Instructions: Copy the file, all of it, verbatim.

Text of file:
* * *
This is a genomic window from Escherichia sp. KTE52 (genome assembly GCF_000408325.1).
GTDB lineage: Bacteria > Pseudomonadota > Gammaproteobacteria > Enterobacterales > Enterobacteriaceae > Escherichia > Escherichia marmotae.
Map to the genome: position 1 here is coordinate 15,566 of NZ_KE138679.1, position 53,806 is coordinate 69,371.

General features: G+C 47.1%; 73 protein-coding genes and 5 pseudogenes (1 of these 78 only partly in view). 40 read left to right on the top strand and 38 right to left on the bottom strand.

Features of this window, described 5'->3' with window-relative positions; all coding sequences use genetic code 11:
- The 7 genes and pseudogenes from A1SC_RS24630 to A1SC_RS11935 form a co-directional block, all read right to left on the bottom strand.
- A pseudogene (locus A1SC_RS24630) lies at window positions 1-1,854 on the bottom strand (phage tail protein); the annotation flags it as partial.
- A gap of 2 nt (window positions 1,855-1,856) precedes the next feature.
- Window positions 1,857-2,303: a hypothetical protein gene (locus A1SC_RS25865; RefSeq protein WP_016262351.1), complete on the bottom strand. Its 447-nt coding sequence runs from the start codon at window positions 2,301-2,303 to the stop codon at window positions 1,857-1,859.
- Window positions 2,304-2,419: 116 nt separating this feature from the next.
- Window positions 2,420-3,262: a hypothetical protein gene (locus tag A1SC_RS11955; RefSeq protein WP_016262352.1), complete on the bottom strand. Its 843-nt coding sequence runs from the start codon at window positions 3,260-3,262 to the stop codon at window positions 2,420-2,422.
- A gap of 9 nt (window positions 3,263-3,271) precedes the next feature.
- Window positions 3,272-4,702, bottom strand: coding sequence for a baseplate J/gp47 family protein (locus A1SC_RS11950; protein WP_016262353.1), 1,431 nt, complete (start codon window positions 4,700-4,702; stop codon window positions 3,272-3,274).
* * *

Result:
This is a genomic window from Escherichia sp. KTE52 (genome assembly GCF_000408325.1).
GTDB lineage: Bacteria > Pseudomonadota > Gammaproteobacteria > Enterobacterales > Enterobacteriaceae > Escherichia > Escherichia marmotae.
Map to the genome: position 1 here is coordinate 15,566 of NZ_KE138679.1, position 53,806 is coordinate 69,371.

General features: G+C 47.1%; 73 protein-coding genes and 5 pseudogenes (1 of these 78 only partly in view). 40 read left to right on the top strand and 38 right to left on the bottom strand.

Features of this window, described 5'->3' with window-relative positions; all coding sequences use genetic code 11:
- The 7 genes and pseudogenes from A1SC_RS24630 to A1SC_RS11935 form a co-directional block, all read right to left on the bottom strand.
- A pseudogene (locus A1SC_RS24630) lies at window positions 1-1,854 on the bottom strand (phage tail protein); the annotation flags it as partial.
- A gap of 2 nt (window positions 1,855-1,856) precedes the next feature.
- Window positions 1,857-2,303: a hypothetical protein gene (locus A1SC_RS25865; RefSeq protein WP_016262351.1), complete on the bottom strand. Its 447-nt coding sequence runs from the start codon at window positions 2,301-2,303 to the stop codon at window positions 1,857-1,859.
- Window positions 2,304-2,419: 116 nt separating this feature from the next.
- Window positions 2,420-3,262: a hypothetical protein gene (locus tag A1SC_RS11955; RefSeq protein WP_016262352.1), complete on the bottom strand. Its 843-nt coding sequence runs from the start codon at window positions 3,260-3,262 to the stop codon at window positions 2,420-2,422.
- A gap of 9 nt (window positions 3,263-3,271) precedes the next feature.
- Window positions 3,272-4,702, bottom strand: coding sequence for a baseplate J/gp47 family protein (locus A1SC_RS11950; protein WP_016262353.1), 1,431 nt, complete (start codon window positions 4,700-4,702; stop codon window positions 3,272-3,274).